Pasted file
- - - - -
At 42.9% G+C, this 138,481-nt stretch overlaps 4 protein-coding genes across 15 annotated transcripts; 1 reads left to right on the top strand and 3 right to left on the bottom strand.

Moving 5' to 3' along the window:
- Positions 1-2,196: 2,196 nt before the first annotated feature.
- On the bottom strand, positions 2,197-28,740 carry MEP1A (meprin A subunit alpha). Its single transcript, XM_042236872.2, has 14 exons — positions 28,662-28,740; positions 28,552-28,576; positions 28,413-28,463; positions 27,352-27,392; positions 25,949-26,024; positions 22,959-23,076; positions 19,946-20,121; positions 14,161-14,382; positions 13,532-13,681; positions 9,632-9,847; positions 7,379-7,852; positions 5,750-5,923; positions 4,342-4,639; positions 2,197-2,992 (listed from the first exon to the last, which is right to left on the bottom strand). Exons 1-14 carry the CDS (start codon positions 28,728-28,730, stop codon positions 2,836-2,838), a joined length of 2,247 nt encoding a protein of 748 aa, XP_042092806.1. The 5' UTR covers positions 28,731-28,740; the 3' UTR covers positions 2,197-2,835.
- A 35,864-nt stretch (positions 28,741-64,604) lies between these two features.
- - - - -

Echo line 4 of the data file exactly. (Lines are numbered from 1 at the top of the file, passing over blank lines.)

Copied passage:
- On the bottom strand, positions 2,197-28,740 carry MEP1A (meprin A subunit alpha). Its single transcript, XM_042236872.2, has 14 exons — positions 28,662-28,740; positions 28,552-28,576; positions 28,413-28,463; positions 27,352-27,392; positions 25,949-26,024; positions 22,959-23,076; positions 19,946-20,121; positions 14,161-14,382; positions 13,532-13,681; positions 9,632-9,847; positions 7,379-7,852; positions 5,750-5,923; positions 4,342-4,639; positions 2,197-2,992 (listed from the first exon to the last, which is right to left on the bottom strand). Exons 1-14 carry the CDS (start codon positions 28,728-28,730, stop codon positions 2,836-2,838), a joined length of 2,247 nt encoding a protein of 748 aa, XP_042092806.1. The 5' UTR covers positions 28,731-28,740; the 3' UTR covers positions 2,197-2,835.